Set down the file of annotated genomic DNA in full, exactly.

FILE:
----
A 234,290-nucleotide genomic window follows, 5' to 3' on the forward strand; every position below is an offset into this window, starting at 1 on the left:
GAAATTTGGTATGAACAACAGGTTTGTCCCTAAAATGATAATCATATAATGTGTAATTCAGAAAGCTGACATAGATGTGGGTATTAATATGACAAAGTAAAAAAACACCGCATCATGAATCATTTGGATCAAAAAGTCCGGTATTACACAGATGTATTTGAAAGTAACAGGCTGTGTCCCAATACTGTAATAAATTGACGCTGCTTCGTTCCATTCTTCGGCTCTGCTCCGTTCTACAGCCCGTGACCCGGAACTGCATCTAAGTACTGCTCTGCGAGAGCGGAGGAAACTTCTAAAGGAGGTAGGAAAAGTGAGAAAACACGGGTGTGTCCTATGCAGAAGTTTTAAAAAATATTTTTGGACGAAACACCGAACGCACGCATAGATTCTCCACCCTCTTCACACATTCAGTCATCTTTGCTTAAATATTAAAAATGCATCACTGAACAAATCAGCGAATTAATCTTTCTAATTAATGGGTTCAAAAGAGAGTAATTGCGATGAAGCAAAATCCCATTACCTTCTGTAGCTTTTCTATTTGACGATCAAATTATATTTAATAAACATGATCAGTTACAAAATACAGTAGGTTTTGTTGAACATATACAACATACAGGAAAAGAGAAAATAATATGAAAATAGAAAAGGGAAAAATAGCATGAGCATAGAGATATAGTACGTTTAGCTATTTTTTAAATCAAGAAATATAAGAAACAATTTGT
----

A 234,290-nucleotide genomic window follows, 5' to 3' on the forward strand; every position below is an offset into this window, starting at 1 on the left:
GAAATTTGGTATGAACAACAGGTTTGTCCCTAAAATGATAATCATATAATGTGTAATTCAGAAAGCTGACATAGATGTGGGTATTAATATGACAAAGTAAAAAAACACCGCATCATGAATCATTTGGATCAAAAAGTCCGGTATTACACAGATGTATTTGAAAGTAACAGGCTGTGTCCCAATACTGTAATAAATTGACGCTGCTTCGTTCCATTCTTCGGCTCTGCTCCGTTCTACAGCCCGTGACCCGGAACTGCATCTAAGTACTGCTCTGCGAGAGCGGAGGAAACTTCTAAAGGAGGTAGGAAAAGTGAGAAAACACGGGTGTGTCCTATGCAGAAGTTTTAAAAAATATTTTTGGACGAAACACCGAACGCACGCATAGATTCTCCACCCTCTTCACACATTCAGTCATCTTTGCTTAAATATTAAAAATGCATCACTGAACAAATCAGCGAATTAATCTTTCTAATTAATGGGTTCAAAAGAGAGTAATTGCGATGAAGCAAAATCCCATTACCTTCTGTAGCTTTTCTATTTGACGATCAAATTATATTTAATAAACATGATCAGTTACAAAATACAGTAGGTTTTGTTGAACATATACAACATACAGGAAAAGAGAAAATAATATGAAAATAGAAAAGGGAAAAATAGCATGAGCATAGAGATATAGTACGTTTAGCTATTTTTTAAATCAAGAAATATAAGAAACAATTTGT